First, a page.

Minecraft is pretty awesome, but it is hard to explain exactly how it works. Â There is no official trailer, but here are a few fan-made ones that do their best:
A very neat little music video featuring a blend of pixel art and real world shots. Â You aren’t cool unless you have corners.
Monday Night Combat is a new Xbox Live Arcade title coming out in the near future. Â It plays like a cross between Defense of the Ancients and Team Fortress. Â A more detailed description would be a 3rd person shooter, where you control 1 of a few teammate “heroes.” Â During the combat, large waves of robots spawn in each team’s base and march to the center, where without intervention they will meet halfway and come to a standstill. Â It is up to each team’s heroes to push their team’s army of robots further and further into the enemy base, where they can be used to destroy it. Â It plays out like a Tower Defense game, if you were controlling the mobs, and the towers placed throughout the map are your enemies.
Monday Night Combat looks like it will support modes for 4 on 4, split screen, and a 2 on 2 mode. Â Demo to be available (as with all XBLA titles) when it is released.
Check out this trailer:
Your article, here, is a bit too accurate. Seriously, get out of my head.
Co-op gaming has been gaining popularity during this latest generation of console gaming. Often, games are severely penalized when they include only local or only online co-op rather than praised for having either. Many top games center around the co-op experience: Gears of War, Resident Evil 5, Left 4 Dead, Marvel Ultimate Alliance and Borderlands. Â Other games incorporate the mode even if it does not fit with the designers’ original vision of the franchise, as was done in Modern Warfare’s sequel.
As much fun as I had comp stomping AI with a friend in Red Alert and Starcraft, getting together in someone’s basement to play Gauntlet or Diablo, or teaming up with someone in Team Fortress for Quake, I do not believe the recent popularity in Co-op gaming is solely due to the fun a co-operative experience can bring. I believe that its recent popularity is, at least partially, due to the fact it provides a positive multiplayer experience that can be enjoyed with friends while avoiding the general online population found in most popular competitiveÂ games.
Game night last night consisted entirely of playing as one of the Ryan brothers in World War 2. Â While I was a great service to my country, IÂ inevitablyÂ was slain. Again and again.
“I was noscoped on the beaches, I was camped on the landing grounds, I was sniped in the fields and in the streets, I was pwned in the hills; but I will never rage quit. I willÂ persevere. I will respawn.”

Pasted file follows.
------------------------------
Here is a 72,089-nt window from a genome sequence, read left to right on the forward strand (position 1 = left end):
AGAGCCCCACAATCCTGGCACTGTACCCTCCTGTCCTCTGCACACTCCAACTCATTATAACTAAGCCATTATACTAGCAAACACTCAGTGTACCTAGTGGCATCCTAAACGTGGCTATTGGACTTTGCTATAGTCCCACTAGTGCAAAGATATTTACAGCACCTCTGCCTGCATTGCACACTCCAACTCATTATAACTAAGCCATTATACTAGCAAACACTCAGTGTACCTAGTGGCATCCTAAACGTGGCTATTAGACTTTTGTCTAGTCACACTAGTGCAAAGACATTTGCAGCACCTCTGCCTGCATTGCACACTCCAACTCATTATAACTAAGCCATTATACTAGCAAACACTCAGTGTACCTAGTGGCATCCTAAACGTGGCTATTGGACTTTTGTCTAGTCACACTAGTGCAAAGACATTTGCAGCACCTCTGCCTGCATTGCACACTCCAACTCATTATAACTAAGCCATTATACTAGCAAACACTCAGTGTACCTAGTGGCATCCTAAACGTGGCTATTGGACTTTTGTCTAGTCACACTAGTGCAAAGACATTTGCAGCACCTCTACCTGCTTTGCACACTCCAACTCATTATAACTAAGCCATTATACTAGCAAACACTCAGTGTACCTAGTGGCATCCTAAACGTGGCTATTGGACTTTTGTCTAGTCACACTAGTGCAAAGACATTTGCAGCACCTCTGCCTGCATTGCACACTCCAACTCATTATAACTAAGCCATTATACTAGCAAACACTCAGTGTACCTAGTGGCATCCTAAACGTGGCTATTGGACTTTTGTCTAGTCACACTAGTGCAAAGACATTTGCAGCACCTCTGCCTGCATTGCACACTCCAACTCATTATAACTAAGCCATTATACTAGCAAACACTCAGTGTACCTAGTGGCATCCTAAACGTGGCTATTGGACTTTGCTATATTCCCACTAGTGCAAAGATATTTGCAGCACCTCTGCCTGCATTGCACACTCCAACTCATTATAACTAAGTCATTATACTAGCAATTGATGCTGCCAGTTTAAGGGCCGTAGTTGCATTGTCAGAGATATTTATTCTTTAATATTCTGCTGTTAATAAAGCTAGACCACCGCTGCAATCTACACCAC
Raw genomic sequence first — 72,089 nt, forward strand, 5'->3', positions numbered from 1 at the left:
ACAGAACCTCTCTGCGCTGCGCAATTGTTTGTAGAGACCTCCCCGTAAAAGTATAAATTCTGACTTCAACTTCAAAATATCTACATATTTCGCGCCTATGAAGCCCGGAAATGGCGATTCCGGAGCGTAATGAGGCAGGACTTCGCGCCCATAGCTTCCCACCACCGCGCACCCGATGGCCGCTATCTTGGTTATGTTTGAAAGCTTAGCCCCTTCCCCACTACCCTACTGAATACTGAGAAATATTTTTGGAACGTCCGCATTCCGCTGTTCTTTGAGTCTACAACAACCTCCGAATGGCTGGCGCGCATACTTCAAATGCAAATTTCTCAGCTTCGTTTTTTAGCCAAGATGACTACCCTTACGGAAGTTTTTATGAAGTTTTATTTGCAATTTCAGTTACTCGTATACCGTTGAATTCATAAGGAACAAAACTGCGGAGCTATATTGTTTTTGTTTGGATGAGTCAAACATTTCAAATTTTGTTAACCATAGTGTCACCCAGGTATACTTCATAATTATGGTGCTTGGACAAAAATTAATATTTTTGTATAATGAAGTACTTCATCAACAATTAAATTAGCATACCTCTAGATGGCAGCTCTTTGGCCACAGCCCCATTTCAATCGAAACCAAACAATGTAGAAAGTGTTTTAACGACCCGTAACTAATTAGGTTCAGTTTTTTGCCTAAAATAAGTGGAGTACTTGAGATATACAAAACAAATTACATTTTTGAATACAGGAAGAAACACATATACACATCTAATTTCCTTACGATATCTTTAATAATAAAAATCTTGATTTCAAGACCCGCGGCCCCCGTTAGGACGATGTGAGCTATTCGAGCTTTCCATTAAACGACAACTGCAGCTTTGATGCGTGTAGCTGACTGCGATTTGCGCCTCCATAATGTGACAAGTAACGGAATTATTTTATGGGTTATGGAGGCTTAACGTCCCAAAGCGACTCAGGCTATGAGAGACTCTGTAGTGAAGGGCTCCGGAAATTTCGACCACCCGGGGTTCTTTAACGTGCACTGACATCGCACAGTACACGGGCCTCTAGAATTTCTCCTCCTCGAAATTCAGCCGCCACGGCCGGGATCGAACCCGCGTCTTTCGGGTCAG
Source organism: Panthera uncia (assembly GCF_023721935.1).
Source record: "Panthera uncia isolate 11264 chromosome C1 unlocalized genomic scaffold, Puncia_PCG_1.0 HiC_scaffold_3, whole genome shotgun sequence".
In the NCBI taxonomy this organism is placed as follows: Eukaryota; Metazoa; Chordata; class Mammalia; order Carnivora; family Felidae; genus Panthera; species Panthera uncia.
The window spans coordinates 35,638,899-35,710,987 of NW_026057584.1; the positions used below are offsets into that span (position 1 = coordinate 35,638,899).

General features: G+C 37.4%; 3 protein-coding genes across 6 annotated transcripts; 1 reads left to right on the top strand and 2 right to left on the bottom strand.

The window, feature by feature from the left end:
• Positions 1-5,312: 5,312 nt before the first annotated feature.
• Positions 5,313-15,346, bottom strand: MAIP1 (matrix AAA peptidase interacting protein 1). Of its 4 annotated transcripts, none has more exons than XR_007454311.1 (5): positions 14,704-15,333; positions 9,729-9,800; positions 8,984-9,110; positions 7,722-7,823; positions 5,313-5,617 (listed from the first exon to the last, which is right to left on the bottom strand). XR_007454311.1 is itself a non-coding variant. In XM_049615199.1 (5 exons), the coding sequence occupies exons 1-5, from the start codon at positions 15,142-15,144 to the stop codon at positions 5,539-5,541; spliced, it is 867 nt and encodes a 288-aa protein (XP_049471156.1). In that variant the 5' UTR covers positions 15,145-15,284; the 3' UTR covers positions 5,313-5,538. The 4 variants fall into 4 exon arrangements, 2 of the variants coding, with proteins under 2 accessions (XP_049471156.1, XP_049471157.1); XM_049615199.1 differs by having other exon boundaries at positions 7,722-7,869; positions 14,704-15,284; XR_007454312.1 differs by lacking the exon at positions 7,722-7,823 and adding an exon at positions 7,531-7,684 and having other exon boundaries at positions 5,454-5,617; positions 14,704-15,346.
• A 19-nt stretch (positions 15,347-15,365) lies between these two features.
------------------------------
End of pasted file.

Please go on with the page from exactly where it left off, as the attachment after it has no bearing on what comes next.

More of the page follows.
Churchill said that (or something to that effect) over seventy years ago. He knew that last Wednesday night in the year twenty and ten, that every action I’d take and every step I’d make would only lead to my demise.
Despite constant personal defeat, my team was often victorious. Â I attribute this to the excellent “Squad System” in place in BF1943. Â This system allows you to party up with 3 of your friends and join a game. Â The advantage it gives is the ability to spawn not only to the half dozen flagged spawn points, but directly to any of your squadmates. I routinely spawned directly into the gunners turret of a moving tank from which I could shoot in the general direction of enemies before they would certainly kill me.
But my death would serve a purpose. Â Each time I would hear one of my fellow squad members mention over Party Chat: “I got him for you.”
Halo 3 ODST is the latest Halo game from Bungie. Â Originally planned as DLC (that’s downloadable content for you greens), there’s enough spit and polish gone into this fine example of a game to push it into prime time status. Â A full retail release.
It don’t hurt that it also includes a Halo 3 multiplayer disc. The full Halo 3 multiplayer suite as if you were playing the original and it’s fully backwards compatible. Anyone out there tho didn’t jump in on the original Halo 3’s “map packs” can get them n’ more here. Â That makes this disc shiny and your Halo 3 disc all manner of useless.
For the fans who did pony up the dough, you’re fan enough to appreciate the main adventure. For fans who don’t care about playing Halo multiplayer, this title ain’t for you. It may be the best Halo single-player campaign, but make no mistake: this is still Halo.
Crayon Physics Deluxe is having one of those “pay me whatever” sales. Â Pay any amount (.01 or $100 million), and you get the game.
It retails for $20 normally (and on steam). Â I paid $20 at launch and, while I haven’t beaten it, think it’s a blast to play around with.
If you have a tablet (PC or pad), then this is a must. Â Works well with a mouse, too.
To avoid him losing money on this sale, you should probably pay at least $2. I’d recommend $5. I can’t imagine feeling ripped off at $5, even if you find you don’t like the game. Â And hell, there’s a demo. Give it a try!
Only thing I’d say: back up your saved games to a shared folder. Â I keep loading this game on people’s computers to show it off, and each time I have to start at level 1.
At least watch the video on the main page. Or this one: